Curator Sadie Lee about 'In Your Face'

Annie Attridge 'Inside Out No 3
22 September 2017

2017 marks the 50 year anniversary of the partial decriminalisation of homosexual acts by men in private in England and Wales (the Sexual Offences Act).
Although consenting acts of love between men are no longer punishable by law in the UK, equality still has a way to go and incidents of hate crimes, attacks, bullying and abuse against Lesbian, Gay, Bisexual, Transgender, Queer, Intersex+ people in this country and around the world are all too regular an occurrence.  
Exhibitions and events can highlight inequalities and help educate and inform beyond the communities they represent, through shared lived experiences.  By supporting and celebrating diversity in all its forms in municipal spaces and galleries we are ensuring that we progress towards a society which is inclusive and doesn’t exclude or fear difference, but values every member and respects the rights of everyone equally.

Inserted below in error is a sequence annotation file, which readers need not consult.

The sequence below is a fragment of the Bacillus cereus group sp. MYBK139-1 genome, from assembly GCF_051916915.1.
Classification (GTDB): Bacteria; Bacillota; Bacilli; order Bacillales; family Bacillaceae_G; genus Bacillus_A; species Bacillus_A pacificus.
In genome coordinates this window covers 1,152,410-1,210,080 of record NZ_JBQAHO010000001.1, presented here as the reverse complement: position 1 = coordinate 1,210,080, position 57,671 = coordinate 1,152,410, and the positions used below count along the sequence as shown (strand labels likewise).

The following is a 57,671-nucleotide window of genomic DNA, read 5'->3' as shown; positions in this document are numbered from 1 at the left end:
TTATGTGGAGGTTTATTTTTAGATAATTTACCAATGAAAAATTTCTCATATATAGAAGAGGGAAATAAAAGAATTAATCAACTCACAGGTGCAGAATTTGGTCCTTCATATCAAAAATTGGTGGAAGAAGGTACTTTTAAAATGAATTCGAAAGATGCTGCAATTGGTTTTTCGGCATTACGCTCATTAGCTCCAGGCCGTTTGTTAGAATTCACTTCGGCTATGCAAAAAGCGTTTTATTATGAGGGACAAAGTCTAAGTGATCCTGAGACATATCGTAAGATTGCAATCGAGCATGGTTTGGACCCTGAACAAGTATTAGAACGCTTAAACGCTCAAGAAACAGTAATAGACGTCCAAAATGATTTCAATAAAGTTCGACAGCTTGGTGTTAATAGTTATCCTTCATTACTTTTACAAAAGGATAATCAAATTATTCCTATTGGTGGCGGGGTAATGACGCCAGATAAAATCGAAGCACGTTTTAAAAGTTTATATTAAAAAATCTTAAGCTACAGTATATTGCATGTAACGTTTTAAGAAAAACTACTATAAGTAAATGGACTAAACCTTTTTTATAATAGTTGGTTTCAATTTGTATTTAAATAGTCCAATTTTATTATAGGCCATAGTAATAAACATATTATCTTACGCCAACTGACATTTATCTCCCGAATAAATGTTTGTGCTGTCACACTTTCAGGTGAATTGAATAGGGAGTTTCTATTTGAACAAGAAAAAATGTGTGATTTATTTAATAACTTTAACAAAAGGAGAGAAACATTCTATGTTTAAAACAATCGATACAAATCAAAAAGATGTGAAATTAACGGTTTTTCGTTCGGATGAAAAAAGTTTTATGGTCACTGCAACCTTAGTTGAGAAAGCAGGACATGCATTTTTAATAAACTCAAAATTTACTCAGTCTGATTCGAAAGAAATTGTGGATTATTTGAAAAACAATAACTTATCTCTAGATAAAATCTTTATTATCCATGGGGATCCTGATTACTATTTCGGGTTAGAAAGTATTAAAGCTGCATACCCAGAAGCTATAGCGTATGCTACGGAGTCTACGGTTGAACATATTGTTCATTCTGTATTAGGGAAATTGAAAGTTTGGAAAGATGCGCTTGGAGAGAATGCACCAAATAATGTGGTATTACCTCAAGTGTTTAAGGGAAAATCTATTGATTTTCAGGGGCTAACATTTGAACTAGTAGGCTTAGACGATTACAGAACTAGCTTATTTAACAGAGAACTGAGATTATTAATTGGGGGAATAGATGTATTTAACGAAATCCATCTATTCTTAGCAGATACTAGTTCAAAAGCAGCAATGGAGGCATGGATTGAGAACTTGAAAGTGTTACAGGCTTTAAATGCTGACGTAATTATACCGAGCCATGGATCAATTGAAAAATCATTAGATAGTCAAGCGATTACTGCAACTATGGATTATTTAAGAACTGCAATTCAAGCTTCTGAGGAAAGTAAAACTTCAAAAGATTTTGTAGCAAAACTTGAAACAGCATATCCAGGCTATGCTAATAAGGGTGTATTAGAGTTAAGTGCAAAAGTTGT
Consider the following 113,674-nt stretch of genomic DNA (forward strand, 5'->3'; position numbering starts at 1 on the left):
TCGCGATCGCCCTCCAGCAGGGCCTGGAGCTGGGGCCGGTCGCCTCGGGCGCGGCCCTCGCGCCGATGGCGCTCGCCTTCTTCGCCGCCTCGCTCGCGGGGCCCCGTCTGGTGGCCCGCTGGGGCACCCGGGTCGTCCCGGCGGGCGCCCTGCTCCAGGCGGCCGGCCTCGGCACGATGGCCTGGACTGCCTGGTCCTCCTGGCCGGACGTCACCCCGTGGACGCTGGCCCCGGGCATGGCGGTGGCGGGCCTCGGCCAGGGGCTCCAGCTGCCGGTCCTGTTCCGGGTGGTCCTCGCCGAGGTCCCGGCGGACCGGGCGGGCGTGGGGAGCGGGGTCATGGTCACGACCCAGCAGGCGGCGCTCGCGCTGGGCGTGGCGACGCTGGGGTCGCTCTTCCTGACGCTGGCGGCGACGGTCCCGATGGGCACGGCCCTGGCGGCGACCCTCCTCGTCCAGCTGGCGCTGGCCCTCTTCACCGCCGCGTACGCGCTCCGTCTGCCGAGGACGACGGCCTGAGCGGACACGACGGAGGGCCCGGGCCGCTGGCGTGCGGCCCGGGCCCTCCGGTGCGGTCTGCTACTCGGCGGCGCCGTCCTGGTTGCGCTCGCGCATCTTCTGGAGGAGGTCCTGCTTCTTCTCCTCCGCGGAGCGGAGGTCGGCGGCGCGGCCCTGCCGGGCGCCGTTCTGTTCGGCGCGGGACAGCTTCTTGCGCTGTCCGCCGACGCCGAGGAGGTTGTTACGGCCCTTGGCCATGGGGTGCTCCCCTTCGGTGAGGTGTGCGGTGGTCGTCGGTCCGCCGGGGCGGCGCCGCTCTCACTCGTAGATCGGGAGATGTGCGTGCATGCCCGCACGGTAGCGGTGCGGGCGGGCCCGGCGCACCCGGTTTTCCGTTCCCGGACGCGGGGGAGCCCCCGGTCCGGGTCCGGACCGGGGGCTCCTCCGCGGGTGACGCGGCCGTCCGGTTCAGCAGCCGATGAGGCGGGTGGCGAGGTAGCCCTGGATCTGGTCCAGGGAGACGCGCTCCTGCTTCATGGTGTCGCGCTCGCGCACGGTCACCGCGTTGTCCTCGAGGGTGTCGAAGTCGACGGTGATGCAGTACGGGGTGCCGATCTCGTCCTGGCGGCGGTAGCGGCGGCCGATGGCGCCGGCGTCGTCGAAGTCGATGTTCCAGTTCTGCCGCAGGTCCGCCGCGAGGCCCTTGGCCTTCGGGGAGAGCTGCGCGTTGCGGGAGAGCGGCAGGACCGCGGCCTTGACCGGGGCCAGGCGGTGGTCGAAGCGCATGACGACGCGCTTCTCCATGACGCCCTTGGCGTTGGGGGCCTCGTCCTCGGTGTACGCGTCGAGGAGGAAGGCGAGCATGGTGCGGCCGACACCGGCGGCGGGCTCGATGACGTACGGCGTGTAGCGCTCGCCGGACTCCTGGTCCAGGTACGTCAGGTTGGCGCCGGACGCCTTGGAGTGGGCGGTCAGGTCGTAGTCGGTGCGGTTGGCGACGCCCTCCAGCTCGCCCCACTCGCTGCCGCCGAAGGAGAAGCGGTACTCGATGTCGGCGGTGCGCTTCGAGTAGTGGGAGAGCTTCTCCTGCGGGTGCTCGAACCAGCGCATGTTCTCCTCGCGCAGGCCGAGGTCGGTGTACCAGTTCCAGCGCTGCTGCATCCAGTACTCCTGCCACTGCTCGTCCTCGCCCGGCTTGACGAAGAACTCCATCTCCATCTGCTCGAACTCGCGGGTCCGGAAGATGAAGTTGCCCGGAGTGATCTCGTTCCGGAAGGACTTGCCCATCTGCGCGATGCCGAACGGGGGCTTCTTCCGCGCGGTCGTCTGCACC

In Your Face is a group show by contemporary artists who identify as LGBTQI+ who have used their work to explore sexuality and gender identity.
The work is autobiographical, although this may not always be immediately apparent, prompting us to question the notion of what a ‘self portrait’ essentially is. Each artist offers us a fascinating insight into how they view and present themselves, on their own terms.
Sexuality is present in all pieces; in some intimate, subtle or private, others overt and political. But the sexual orientation of the artist is merely one element of a multi-faceted collection of approaches to depicting the self. The exhibition brings together established and emerging artists, drawing from a range of disciplines illustrating the complexity and variety of contemporary practice.
What do we know of a person by looking at their face? The exhibition title might suggest that in declaring their sexuality, these artists are pushing their Queerness ‘in your face’. In doing so, perhaps they are asking the viewer to face up to the question: is it right that some people are more equal than others?
Sadie Lee
Curator and exhibitor

In Your Face: Queer Artists' Versions of Themselves opens on Saturday 23 September.

Image: Annie Attridge 'Inside Out No 3'